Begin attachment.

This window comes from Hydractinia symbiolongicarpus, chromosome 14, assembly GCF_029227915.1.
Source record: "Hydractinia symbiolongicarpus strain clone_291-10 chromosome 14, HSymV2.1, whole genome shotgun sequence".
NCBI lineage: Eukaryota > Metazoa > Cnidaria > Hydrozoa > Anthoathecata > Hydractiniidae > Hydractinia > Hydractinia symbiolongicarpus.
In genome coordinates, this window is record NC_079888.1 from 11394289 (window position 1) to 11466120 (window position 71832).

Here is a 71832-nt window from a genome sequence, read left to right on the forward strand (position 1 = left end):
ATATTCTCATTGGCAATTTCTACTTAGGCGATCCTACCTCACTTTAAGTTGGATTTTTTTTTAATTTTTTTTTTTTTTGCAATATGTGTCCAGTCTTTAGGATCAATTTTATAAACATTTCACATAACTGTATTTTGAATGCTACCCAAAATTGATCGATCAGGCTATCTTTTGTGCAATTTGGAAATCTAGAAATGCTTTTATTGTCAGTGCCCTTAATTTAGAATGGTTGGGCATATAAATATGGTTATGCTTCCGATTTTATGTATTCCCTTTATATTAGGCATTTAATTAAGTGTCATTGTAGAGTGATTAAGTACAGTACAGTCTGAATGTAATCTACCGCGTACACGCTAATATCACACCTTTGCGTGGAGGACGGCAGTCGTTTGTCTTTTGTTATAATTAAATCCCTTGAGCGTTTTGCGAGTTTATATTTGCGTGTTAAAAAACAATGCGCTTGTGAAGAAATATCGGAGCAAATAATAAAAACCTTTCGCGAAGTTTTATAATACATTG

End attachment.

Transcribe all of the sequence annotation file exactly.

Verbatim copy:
This window comes from Hydractinia symbiolongicarpus, chromosome 14, assembly GCF_029227915.1.
Source record: "Hydractinia symbiolongicarpus strain clone_291-10 chromosome 14, HSymV2.1, whole genome shotgun sequence".
NCBI lineage: Eukaryota > Metazoa > Cnidaria > Hydrozoa > Anthoathecata > Hydractiniidae > Hydractinia > Hydractinia symbiolongicarpus.
In genome coordinates, this window is record NC_079888.1 from 11394289 (window position 1) to 11466120 (window position 71832).

Here is a 71832-nt window from a genome sequence, read left to right on the forward strand (position 1 = left end):
ATATTCTCATTGGCAATTTCTACTTAGGCGATCCTACCTCACTTTAAGTTGGATTTTTTTTTAATTTTTTTTTTTTTTGCAATATGTGTCCAGTCTTTAGGATCAATTTTATAAACATTTCACATAACTGTATTTTGAATGCTACCCAAAATTGATCGATCAGGCTATCTTTTGTGCAATTTGGAAATCTAGAAATGCTTTTATTGTCAGTGCCCTTAATTTAGAATGGTTGGGCATATAAATATGGTTATGCTTCCGATTTTATGTATTCCCTTTATATTAGGCATTTAATTAAGTGTCATTGTAGAGTGATTAAGTACAGTACAGTCTGAATGTAATCTACCGCGTACACGCTAATATCACACCTTTGCGTGGAGGACGGCAGTCGTTTGTCTTTTGTTATAATTAAATCCCTTGAGCGTTTTGCGAGTTTATATTTGCGTGTTAAAAAACAATGCGCTTGTGAAGAAATATCGGAGCAAATAATAAAAACCTTTCGCGAAGTTTTATAATACATTG